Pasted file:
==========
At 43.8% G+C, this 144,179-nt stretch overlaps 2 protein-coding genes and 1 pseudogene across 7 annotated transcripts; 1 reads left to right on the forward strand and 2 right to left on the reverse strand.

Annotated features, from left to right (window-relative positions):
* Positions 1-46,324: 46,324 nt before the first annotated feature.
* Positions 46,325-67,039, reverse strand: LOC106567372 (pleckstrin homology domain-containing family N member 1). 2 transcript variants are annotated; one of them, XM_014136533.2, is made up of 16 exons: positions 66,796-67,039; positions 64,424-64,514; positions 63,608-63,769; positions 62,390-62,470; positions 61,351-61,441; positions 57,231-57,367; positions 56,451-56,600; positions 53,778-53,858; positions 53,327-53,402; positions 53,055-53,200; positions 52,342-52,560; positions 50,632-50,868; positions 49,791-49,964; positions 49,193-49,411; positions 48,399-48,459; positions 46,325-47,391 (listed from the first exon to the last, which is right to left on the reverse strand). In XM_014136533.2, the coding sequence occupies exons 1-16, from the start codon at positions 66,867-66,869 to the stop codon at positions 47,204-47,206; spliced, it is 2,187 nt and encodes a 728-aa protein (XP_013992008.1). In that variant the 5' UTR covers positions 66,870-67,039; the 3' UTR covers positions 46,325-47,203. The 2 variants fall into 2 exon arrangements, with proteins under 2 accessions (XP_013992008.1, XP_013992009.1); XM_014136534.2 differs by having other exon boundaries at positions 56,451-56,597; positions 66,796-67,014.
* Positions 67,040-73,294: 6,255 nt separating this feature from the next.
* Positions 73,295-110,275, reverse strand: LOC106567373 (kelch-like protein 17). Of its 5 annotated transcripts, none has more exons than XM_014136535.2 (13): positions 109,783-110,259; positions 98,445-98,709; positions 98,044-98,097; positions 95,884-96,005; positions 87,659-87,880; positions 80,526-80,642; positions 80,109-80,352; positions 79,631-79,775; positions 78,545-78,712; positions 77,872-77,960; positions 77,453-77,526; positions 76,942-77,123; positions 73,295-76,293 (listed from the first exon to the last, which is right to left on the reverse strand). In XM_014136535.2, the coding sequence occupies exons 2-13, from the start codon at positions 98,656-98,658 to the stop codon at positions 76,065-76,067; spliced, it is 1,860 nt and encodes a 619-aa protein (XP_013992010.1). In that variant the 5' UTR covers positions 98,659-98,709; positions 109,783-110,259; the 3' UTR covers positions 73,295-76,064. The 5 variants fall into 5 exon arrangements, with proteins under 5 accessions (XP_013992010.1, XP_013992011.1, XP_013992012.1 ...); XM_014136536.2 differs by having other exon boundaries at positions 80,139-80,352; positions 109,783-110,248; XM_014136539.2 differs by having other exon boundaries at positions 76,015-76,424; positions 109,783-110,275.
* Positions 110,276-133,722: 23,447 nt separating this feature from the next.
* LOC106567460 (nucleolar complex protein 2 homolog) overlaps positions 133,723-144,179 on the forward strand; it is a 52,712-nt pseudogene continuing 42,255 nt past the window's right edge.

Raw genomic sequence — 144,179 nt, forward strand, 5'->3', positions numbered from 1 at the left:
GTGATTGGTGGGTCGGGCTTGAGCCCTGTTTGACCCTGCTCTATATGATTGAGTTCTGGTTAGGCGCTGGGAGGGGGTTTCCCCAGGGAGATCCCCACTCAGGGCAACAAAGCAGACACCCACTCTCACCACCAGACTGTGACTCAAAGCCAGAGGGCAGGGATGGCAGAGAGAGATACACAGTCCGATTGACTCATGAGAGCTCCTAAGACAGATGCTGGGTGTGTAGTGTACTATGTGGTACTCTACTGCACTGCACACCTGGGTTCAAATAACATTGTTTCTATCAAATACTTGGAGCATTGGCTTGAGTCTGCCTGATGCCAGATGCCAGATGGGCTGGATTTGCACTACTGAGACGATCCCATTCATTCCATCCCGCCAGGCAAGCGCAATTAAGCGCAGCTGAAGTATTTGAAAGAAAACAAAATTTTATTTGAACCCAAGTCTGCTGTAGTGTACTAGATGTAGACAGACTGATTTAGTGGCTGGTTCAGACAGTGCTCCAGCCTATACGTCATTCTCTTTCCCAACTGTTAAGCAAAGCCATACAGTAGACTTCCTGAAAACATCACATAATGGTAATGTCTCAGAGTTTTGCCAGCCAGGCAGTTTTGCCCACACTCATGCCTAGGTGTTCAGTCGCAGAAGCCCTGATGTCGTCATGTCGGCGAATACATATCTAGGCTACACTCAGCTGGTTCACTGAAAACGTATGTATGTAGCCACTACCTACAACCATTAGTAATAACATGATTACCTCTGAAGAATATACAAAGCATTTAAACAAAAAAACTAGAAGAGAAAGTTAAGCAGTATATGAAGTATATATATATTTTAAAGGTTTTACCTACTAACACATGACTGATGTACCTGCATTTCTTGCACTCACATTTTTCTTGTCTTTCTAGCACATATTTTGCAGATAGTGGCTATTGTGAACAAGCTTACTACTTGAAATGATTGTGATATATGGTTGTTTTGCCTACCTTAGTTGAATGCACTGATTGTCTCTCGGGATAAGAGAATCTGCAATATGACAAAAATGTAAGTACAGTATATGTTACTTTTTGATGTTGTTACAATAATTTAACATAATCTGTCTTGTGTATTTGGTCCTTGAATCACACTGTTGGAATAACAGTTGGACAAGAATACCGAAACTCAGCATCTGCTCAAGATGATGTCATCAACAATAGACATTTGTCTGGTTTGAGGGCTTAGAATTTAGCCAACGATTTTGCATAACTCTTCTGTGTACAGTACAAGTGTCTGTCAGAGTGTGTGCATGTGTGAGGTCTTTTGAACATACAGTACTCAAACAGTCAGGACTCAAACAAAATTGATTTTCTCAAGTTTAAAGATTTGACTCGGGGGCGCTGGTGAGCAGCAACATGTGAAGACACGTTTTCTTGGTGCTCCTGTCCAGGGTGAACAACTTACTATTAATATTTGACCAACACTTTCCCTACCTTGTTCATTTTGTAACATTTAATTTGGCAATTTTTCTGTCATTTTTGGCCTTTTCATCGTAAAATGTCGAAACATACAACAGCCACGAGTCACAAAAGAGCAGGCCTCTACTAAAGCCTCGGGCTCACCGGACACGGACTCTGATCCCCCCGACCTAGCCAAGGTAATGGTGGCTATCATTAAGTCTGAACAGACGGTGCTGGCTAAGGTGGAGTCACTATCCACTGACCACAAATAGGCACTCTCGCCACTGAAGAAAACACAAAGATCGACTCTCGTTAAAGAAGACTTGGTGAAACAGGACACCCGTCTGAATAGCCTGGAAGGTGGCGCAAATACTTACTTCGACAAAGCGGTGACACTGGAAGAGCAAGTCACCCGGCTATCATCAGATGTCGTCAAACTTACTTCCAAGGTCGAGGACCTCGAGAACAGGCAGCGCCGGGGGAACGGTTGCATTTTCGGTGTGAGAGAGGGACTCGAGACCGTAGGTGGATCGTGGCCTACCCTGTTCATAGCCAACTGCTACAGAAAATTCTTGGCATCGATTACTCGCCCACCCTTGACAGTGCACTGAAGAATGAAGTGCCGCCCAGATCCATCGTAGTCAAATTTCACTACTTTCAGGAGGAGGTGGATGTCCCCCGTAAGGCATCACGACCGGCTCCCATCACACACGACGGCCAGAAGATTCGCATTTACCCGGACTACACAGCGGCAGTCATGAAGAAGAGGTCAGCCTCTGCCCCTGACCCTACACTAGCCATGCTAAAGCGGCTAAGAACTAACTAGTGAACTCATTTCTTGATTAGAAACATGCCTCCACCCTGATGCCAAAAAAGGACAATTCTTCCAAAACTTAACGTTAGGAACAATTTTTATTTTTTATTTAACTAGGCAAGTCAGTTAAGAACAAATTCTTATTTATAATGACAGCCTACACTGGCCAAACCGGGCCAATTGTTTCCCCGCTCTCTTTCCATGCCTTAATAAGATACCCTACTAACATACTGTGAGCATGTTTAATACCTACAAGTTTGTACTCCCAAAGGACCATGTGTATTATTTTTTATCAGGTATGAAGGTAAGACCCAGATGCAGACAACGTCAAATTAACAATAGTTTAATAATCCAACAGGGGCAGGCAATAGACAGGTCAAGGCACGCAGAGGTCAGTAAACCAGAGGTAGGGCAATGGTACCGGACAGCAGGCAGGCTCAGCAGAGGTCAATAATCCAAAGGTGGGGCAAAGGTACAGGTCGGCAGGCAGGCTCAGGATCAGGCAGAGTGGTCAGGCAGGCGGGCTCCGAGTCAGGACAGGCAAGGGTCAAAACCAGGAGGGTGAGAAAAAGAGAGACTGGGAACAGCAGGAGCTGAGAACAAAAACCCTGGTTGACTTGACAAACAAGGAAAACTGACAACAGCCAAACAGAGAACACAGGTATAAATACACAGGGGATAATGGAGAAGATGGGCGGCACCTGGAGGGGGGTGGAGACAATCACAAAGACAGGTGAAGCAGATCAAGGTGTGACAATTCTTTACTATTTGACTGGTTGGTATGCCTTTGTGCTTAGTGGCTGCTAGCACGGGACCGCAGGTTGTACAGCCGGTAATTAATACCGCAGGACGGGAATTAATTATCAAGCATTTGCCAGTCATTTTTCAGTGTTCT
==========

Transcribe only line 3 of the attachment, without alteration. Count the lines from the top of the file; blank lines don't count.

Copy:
* Positions 1-46,324: 46,324 nt before the first annotated feature.